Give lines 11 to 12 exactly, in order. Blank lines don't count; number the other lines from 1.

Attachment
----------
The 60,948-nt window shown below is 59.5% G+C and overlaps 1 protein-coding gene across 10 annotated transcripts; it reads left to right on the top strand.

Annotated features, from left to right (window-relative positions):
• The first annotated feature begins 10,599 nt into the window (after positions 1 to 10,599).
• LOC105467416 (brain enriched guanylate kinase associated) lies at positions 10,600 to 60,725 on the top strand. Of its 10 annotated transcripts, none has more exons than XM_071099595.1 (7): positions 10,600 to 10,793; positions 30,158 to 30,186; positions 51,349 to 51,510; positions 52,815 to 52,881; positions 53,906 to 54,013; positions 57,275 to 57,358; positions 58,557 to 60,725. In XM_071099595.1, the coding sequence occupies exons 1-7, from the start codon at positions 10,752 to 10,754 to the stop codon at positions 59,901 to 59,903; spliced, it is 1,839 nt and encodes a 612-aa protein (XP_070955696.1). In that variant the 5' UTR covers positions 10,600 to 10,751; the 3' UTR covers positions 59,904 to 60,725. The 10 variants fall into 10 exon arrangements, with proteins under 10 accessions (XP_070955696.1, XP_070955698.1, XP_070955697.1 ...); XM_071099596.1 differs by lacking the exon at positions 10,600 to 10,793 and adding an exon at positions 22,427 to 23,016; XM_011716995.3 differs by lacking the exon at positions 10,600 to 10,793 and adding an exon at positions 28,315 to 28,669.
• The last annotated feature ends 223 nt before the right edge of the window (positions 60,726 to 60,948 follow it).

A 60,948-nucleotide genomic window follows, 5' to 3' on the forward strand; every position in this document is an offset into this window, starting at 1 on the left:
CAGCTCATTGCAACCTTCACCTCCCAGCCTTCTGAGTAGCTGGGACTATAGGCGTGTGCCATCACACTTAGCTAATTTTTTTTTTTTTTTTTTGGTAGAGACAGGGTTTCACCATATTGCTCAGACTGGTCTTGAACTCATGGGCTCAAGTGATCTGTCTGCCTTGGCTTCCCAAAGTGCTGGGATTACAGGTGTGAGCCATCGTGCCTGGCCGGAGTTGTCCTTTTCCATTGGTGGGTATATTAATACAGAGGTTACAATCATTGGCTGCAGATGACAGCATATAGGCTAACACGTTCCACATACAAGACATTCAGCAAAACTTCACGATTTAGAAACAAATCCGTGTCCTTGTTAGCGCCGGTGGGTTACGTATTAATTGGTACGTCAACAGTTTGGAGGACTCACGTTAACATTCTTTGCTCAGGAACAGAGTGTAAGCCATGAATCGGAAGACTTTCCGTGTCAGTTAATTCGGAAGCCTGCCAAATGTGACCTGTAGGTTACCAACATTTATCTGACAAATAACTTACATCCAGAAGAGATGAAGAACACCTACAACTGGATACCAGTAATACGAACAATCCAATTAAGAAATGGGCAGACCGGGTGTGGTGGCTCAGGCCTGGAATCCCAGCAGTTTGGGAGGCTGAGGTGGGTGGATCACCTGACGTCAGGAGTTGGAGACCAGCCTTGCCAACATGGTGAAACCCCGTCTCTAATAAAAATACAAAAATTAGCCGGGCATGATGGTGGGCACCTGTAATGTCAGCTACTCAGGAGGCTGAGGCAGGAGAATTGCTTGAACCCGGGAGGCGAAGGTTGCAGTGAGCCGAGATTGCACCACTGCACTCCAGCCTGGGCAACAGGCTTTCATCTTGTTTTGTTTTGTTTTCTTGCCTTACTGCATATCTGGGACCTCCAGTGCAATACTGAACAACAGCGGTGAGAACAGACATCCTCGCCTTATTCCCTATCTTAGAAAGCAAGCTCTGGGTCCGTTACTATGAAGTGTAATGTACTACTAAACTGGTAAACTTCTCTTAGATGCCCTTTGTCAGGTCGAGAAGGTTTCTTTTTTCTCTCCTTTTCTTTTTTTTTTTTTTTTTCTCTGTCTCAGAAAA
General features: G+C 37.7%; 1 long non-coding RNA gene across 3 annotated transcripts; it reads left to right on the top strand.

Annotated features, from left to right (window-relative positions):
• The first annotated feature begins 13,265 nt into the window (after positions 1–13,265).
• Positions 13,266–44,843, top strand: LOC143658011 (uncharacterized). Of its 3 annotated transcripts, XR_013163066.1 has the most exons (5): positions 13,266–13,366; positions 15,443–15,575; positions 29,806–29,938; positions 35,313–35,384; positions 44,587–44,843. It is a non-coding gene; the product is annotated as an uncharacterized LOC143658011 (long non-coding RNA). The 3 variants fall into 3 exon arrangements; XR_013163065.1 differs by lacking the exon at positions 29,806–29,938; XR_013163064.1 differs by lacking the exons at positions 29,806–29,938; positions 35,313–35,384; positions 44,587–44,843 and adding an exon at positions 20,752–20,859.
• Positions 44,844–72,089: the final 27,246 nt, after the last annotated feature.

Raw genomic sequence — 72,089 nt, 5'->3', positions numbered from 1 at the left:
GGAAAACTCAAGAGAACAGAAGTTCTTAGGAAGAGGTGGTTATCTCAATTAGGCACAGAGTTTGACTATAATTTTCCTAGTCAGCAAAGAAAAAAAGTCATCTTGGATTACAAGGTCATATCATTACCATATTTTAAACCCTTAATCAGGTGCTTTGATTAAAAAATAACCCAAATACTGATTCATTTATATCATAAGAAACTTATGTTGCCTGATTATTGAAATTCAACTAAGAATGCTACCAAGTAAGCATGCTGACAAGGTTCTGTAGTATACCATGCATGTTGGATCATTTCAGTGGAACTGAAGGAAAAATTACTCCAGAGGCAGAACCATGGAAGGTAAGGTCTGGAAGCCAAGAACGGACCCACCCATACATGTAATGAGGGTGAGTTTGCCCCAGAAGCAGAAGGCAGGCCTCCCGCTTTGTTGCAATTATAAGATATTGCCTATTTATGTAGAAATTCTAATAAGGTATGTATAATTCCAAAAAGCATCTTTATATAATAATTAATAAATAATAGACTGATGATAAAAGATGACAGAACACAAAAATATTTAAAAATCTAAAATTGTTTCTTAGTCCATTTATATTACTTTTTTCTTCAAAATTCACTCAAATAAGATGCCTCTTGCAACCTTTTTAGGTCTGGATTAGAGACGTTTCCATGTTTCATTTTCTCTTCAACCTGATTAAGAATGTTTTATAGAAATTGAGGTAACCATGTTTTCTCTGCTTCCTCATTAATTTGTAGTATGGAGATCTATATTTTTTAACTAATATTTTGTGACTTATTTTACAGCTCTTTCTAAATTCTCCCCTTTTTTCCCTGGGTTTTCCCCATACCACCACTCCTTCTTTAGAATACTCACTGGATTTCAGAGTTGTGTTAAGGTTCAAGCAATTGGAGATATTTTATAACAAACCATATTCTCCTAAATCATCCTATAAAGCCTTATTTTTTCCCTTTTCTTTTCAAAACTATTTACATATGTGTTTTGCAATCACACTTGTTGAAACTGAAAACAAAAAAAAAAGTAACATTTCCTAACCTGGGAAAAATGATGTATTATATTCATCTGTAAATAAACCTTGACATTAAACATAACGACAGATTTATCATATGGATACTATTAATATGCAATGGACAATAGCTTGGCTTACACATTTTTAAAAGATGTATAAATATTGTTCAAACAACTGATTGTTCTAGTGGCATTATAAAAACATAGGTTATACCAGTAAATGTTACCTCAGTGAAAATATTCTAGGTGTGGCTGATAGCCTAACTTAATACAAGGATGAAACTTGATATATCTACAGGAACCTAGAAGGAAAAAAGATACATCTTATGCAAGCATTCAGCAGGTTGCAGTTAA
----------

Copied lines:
• Positions 13,266–44,843, top strand: LOC143658011 (uncharacterized). Of its 3 annotated transcripts, XR_013163066.1 has the most exons (5): positions 13,266–13,366; positions 15,443–15,575; positions 29,806–29,938; positions 35,313–35,384; positions 44,587–44,843. It is a non-coding gene; the product is annotated as an uncharacterized LOC143658011 (long non-coding RNA). The 3 variants fall into 3 exon arrangements; XR_013163065.1 differs by lacking the exon at positions 29,806–29,938; XR_013163064.1 differs by lacking the exons at positions 29,806–29,938; positions 35,313–35,384; positions 44,587–44,843 and adding an exon at positions 20,752–20,859.
• Positions 44,844–72,089: the final 27,246 nt, after the last annotated feature.